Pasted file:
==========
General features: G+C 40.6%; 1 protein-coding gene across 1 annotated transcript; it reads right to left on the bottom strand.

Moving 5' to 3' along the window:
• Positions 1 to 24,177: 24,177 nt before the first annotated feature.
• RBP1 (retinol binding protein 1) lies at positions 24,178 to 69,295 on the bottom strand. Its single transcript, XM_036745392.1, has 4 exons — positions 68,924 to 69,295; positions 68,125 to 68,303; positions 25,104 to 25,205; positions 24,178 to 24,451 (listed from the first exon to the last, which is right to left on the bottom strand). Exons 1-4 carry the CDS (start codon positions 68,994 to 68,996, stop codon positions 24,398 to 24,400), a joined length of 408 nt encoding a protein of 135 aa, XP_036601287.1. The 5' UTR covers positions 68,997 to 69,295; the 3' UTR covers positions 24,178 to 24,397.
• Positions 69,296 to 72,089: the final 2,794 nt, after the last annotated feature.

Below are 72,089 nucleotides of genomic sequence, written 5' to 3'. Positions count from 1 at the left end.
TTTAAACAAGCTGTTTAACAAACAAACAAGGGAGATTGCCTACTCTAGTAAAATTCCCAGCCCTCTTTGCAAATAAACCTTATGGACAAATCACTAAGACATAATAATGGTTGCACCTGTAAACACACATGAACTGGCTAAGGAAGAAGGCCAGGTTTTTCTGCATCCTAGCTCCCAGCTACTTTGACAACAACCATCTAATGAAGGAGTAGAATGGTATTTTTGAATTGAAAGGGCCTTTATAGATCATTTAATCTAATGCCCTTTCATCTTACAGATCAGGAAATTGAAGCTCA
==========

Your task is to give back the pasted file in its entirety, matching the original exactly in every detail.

General features: G+C 40.6%; 1 protein-coding gene across 1 annotated transcript; it reads right to left on the bottom strand.

Moving 5' to 3' along the window:
• Positions 1 to 24,177: 24,177 nt before the first annotated feature.
• RBP1 (retinol binding protein 1) lies at positions 24,178 to 69,295 on the bottom strand. Its single transcript, XM_036745392.1, has 4 exons — positions 68,924 to 69,295; positions 68,125 to 68,303; positions 25,104 to 25,205; positions 24,178 to 24,451 (listed from the first exon to the last, which is right to left on the bottom strand). Exons 1-4 carry the CDS (start codon positions 68,994 to 68,996, stop codon positions 24,398 to 24,400), a joined length of 408 nt encoding a protein of 135 aa, XP_036601287.1. The 5' UTR covers positions 68,997 to 69,295; the 3' UTR covers positions 24,178 to 24,397.
• Positions 69,296 to 72,089: the final 2,794 nt, after the last annotated feature.

Below are 72,089 nucleotides of genomic sequence, written 5' to 3'. Positions count from 1 at the left end.
TTTAAACAAGCTGTTTAACAAACAAACAAGGGAGATTGCCTACTCTAGTAAAATTCCCAGCCCTCTTTGCAAATAAACCTTATGGACAAATCACTAAGACATAATAATGGTTGCACCTGTAAACACACATGAACTGGCTAAGGAAGAAGGCCAGGTTTTTCTGCATCCTAGCTCCCAGCTACTTTGACAACAACCATCTAATGAAGGAGTAGAATGGTATTTTTGAATTGAAAGGGCCTTTATAGATCATTTAATCTAATGCCCTTTCATCTTACAGATCAGGAAATTGAAGCTCA